By George P. Matysek Jr.
As pallbearers solemnly carried the casket of Monsignor James J. Cronin from St. Isaac Jogues at the end of the former pastor’s March 5 funeral, more than 75 priests and deacons waited outside the Carney church for one final tribute to a much-loved priest.
With their white albs and stoles snapping in sudden gusts of wind, the clergymen loudly sang “Salve Regina” – their voices undimmed by the blustery weather. Some of the priests attributed their vocations to Monsignor Cronin and many more said they were inspired by the priest’s example of unselfish ministry. This was their “thank you.”
Monsignor Cronin died Feb. 29 at 88. He had suffered a stroke in 2006 and had been a priest for 63 years. Monsignor Cronin was pastor of St. Isaac Jogues from 1970-1994. Before that, he was briefly an associate pastor of St. Margaret in Bel Air. He previously served as pastor of St. Bernardine in Baltimore and associate pastor of St. Ursula in Parkville.
In his homily, Bishop W. Francis Malooly, western vicar, said there are seven living priests in the archdiocese who were mentored by Monsignor Cronin growing up at St. Ursula. Bishop Malooly was an altar server for Monsignor Cronin at that parish. Although the priest never directly asked anyone to consider the priesthood, Bishop Malooly said the way Monsignor Cronin lived his vocation was his way of asking the question.
“Jim Cronin not only led us at Eucharist, but he also showed us how to live out the Lord’s presence in our lives,” said Bishop Malooly. “Jim Cronin set a remarkable example of imitating the Lord in all that he did. Because he did it with such happiness and presence, we all learned much from him.”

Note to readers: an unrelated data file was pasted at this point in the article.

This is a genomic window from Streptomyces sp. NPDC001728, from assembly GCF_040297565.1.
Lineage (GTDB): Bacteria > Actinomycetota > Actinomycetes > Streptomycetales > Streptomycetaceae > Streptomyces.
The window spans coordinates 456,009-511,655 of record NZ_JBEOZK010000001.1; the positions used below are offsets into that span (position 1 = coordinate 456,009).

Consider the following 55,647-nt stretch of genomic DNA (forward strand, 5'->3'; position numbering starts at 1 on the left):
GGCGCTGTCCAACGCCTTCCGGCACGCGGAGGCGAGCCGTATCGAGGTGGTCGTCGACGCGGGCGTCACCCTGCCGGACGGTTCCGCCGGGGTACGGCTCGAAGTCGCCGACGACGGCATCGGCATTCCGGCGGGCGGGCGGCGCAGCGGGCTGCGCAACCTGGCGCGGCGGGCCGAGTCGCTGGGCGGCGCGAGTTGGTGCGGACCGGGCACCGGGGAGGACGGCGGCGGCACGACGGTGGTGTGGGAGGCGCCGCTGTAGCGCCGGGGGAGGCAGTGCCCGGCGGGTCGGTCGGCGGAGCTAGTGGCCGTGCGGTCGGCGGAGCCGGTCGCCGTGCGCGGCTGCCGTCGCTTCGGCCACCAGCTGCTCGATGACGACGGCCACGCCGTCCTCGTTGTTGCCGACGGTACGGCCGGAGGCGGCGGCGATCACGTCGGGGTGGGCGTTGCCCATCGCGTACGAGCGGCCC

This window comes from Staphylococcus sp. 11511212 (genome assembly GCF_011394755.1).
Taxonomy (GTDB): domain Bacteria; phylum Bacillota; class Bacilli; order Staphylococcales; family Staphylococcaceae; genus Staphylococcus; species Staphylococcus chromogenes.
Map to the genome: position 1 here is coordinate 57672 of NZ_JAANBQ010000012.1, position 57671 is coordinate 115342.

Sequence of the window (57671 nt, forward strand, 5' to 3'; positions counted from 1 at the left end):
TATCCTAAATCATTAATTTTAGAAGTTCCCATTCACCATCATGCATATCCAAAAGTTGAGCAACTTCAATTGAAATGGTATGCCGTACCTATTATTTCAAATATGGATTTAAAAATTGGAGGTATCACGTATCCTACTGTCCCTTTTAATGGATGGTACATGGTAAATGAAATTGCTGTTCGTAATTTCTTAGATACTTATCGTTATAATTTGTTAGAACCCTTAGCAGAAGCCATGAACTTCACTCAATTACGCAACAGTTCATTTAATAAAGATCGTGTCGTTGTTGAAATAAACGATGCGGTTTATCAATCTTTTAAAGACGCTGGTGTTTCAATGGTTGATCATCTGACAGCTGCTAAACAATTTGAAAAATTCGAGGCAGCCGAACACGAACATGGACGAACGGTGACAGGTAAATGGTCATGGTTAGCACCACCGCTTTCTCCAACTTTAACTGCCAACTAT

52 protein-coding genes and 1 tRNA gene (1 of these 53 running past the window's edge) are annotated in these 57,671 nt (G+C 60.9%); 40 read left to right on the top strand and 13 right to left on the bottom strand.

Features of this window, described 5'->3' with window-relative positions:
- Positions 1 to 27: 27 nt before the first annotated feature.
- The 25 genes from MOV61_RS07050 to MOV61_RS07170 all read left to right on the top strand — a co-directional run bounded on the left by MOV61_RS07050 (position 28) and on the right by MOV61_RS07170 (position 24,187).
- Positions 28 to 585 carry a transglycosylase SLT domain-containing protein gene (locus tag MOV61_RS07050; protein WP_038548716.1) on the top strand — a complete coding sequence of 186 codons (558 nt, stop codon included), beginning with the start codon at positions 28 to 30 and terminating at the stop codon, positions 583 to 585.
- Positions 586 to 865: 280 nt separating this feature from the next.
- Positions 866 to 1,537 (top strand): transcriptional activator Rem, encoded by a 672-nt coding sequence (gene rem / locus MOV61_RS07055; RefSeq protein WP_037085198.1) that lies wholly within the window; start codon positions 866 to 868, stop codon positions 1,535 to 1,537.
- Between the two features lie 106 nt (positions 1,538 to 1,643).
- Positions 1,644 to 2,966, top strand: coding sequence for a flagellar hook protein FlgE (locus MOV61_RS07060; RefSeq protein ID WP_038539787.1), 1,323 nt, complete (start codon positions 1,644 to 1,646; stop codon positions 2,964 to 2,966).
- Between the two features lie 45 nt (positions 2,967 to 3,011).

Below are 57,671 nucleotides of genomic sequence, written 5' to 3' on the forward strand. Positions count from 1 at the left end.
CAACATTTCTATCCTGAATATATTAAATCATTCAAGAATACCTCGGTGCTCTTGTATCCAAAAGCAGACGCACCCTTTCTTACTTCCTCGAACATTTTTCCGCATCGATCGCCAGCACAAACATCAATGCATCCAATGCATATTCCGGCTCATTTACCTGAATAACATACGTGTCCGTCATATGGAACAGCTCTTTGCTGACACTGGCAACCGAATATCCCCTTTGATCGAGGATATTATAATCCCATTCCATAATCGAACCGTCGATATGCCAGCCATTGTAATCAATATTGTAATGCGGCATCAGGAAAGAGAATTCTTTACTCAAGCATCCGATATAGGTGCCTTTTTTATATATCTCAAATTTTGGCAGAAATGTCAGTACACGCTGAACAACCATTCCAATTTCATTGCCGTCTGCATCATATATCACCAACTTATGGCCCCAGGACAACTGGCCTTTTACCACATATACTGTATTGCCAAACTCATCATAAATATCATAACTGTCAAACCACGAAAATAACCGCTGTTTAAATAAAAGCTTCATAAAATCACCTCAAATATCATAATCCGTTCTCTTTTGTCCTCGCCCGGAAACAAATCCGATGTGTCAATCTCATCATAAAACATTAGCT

Many of those who attended the funeral remembered Monsignor Cronin as a man of good humor who was genuinely interested in people. Father Stephen Hook, pastor of St. James in Boonsboro and St. Augustine, Williamsport, told The Catholic Review that Monsignor Cronin had a self-deprecating humor. Father Hook recalled a time 10 years ago when he was a seminarian assigned to St. Joan of Arc in Aberdeen, where Monsignor Cronin was in residence after his retirement. The two visited a nursing home that had a locked door that separated residents from staff. Because Monsignor Cronin was short in stature, when he tried to leave after visiting residents, only his face – and not his priestly collar – could be seen through a window in the door. As the elderly priest rapped on the door trying to get out, the staff wouldn’t let him through because they thought he was a disoriented resident.
“He just laughed and laughed,” remembered a smiling Father Hook. “He loved life, and he loved people. If anyone wanted to be a priest, he was the one you wanted to be like.”
Father Kevin Schenning, pastor of St. Joseph, Fullerton, helped care for Monsignor Cronin in his later years. Monsignor Cronin showed that “you can be a priest and have fun,” Father Schenning said.
Peggy Baumgartner, a parishioner of St. Pius X in Rodgers Forge, told The Catholic Review that Monsignor Cronin had a great Irish wit. He was the “life of the party and a good man,” she said.
“If you told him you had a problem, he would drop everything and always cheer you up,” she said.
Archbishop Edwin F. O’Brien offered the funeral Mass and was joined by Cardinal William H. Keeler, Archbishop William D. Borders, Bishop Malooly, Bishop Mitchell T. Rozanski, eastern vicar, Bishop Denis J. Madden, urban vicar and Bishop William C. Newman, retired eastern vicar.
“Our priesthood has suffered a great loss,” Archbishop O’Brien said. “We pray that the reward that he has earned will find him still our priest, making intercession for us and encouraging us to follow in his footsteps.”